Virtual events have enjoyed phenomenal growth in demand and visibility. Notable brands and associations have hopped aboard the virtual bandwagon, delivering innovative experiences and impactful results. The first phase of the virtual event industry is what I call the “early dating period”. As the industry evolves and matures, we are moving from early dating to an era of “meet the parents”.
That is, a phase in which we receive increased visibility and a challenge to prove and justify ourselves. The parents, in our case, are the company executives who fund our virtual event campaigns (e.g. our bosses, our CFO, CMO, CEO, etc.). To date, virtual events used for lead generation have been the most effective at demonstrating ROI.
Why? Because lead generation has existing methodologies and metrics on ROI (e.g. “cost per lead”, “cost per inquiry”, “cost per sales engagement”, etc.). So a virtual trade show investment could simply “plug into” a corporation’s existing ROI methodology. For other event types, however, ROI, impact and effectiveness have not been explicitly measured to date.
To evolve our industry, it’s crucial that event planners, platform vendors and ROI experts work together to define and implement methodologies to generate quantitative results for our virtual and hybrid event investments.
Michael Doyle of the Virtual Edge Institute (@virtualedge) is a firm believer in event ROI measurement. The Virtual Edge Institute is “an international organization dedicated to advancing the development and adoption of virtual event and meeting technology and best practices for collaboration and marketing”. Doyle hosts the Virtual Edge Summit, an annual hybrid event that brings together virtual event practitioners, experts and solutions providers.
For the 2010 Virtual Edge Summit in Santa Clara, CA, Doyle partnered with ROI of Engagement to measure the impact and effectiveness of the event. The summit was a hybrid event, with on-site and virtual components running simultaneously. As such, Doyle sought to study and measure feedback from each attendee group.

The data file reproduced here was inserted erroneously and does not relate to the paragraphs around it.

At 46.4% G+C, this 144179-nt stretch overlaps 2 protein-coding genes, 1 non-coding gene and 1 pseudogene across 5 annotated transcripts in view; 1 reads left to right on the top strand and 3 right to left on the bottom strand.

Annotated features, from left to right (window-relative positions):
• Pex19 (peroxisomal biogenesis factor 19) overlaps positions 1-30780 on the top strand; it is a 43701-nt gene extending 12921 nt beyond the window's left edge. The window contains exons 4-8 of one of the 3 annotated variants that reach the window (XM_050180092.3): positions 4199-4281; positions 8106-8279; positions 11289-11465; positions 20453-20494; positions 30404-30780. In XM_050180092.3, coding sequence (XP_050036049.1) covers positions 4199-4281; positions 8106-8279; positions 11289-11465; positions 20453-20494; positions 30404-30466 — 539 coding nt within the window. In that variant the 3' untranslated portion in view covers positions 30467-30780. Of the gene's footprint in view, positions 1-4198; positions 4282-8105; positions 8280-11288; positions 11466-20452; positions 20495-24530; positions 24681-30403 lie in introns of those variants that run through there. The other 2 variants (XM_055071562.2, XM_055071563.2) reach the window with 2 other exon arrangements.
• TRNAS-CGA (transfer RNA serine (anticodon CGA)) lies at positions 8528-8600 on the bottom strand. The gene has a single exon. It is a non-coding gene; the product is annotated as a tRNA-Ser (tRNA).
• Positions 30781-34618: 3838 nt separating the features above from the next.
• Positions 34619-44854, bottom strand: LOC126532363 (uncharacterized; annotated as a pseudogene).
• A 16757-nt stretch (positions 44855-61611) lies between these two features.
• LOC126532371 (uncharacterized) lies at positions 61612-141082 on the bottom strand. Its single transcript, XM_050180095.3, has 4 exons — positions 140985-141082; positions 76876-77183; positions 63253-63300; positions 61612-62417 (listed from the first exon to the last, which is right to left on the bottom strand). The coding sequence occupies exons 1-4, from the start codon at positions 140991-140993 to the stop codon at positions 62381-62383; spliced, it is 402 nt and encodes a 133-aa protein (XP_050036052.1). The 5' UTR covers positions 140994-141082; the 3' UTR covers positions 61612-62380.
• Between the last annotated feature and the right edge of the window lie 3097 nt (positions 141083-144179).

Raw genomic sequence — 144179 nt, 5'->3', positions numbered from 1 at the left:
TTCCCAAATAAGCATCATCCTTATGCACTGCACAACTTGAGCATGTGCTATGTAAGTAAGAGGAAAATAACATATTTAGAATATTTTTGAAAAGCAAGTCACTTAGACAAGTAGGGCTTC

The study was based on ROI Methodology™, which ROI of Engagement describes as “a step-by-step approach to collecting data, summarizing and processing data, isolating the effects of programs, converting data to monetary value and calculating ROI”. The methodology studies results along the following five levels:
- Level One: Reaction and Satisfaction
- Level Two: Learning and Understanding
- Level Three: Application
- Level Four: Impact
- Level Five: ROI
Virtual Edge Summit 2010 measured the first two levels. The results of the study have been published here:
On this page, you can download the White Paper, “Measuring and Maximizing the Impact of a Hybrid Event“.
Virtual Edge Summit 2011 is scheduled for January 2011 in Las Vegas and will be co-located with PCMA. Doyle plans to apply valuable feedback from the 2010 ROI study to improve the experience for the 2011 event.
Doyle is focusing on consolidating the virtual component on a single platform (in 2010, there were several virtual platforms to choose from) and increasing networking opportunities for both on-site and virtual attendees.
In addition, the 2011 event will embark upon another ROI study – this time, the study will take advantage of all five levels in the ROI Methodology™.
It’s a great time to be in the events industry. Never before has there been so many technology tools at your disposal (e.g. virtual event platforms and much more). For continued growth in virtual and hybrid events, the industry will need thorough and proven ROI methodologies to demonstrate and quantify ROI, impact and effectiveness. Event planners: look to the initiative from Virtual Edge Institute and ROI of Engagement and consider how similar methodologies apply to your next event.
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